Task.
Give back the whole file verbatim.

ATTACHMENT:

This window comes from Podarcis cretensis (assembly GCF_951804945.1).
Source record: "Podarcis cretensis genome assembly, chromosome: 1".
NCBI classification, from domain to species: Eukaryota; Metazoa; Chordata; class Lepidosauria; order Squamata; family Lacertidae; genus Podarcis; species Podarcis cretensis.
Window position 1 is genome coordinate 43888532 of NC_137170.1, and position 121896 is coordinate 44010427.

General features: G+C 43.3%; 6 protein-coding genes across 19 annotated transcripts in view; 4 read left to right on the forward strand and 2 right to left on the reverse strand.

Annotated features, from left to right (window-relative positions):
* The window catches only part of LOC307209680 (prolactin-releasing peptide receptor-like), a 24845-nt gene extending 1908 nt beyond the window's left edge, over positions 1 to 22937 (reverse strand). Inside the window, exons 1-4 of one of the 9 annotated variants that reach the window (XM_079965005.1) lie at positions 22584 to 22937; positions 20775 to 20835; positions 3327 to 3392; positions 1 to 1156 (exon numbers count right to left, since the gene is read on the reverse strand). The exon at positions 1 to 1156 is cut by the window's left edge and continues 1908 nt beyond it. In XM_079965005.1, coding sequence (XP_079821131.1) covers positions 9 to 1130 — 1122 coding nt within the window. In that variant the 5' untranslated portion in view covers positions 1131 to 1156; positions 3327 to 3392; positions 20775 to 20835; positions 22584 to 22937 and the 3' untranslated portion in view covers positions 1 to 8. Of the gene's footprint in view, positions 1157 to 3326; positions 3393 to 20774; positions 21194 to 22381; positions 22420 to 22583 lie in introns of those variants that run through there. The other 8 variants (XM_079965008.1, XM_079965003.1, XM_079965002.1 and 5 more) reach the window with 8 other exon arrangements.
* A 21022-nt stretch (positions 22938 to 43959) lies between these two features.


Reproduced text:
This window comes from Podarcis cretensis (assembly GCF_951804945.1).
Source record: "Podarcis cretensis genome assembly, chromosome: 1".
NCBI classification, from domain to species: Eukaryota; Metazoa; Chordata; class Lepidosauria; order Squamata; family Lacertidae; genus Podarcis; species Podarcis cretensis.
Window position 1 is genome coordinate 43888532 of NC_137170.1, and position 121896 is coordinate 44010427.

General features: G+C 43.3%; 6 protein-coding genes across 19 annotated transcripts in view; 4 read left to right on the forward strand and 2 right to left on the reverse strand.

Annotated features, from left to right (window-relative positions):
* The window catches only part of LOC307209680 (prolactin-releasing peptide receptor-like), a 24845-nt gene extending 1908 nt beyond the window's left edge, over positions 1 to 22937 (reverse strand). Inside the window, exons 1-4 of one of the 9 annotated variants that reach the window (XM_079965005.1) lie at positions 22584 to 22937; positions 20775 to 20835; positions 3327 to 3392; positions 1 to 1156 (exon numbers count right to left, since the gene is read on the reverse strand). The exon at positions 1 to 1156 is cut by the window's left edge and continues 1908 nt beyond it. In XM_079965005.1, coding sequence (XP_079821131.1) covers positions 9 to 1130 — 1122 coding nt within the window. In that variant the 5' untranslated portion in view covers positions 1131 to 1156; positions 3327 to 3392; positions 20775 to 20835; positions 22584 to 22937 and the 3' untranslated portion in view covers positions 1 to 8. Of the gene's footprint in view, positions 1157 to 3326; positions 3393 to 20774; positions 21194 to 22381; positions 22420 to 22583 lie in introns of those variants that run through there. The other 8 variants (XM_079965008.1, XM_079965003.1, XM_079965002.1 and 5 more) reach the window with 8 other exon arrangements.
* A 21022-nt stretch (positions 22938 to 43959) lies between these two features.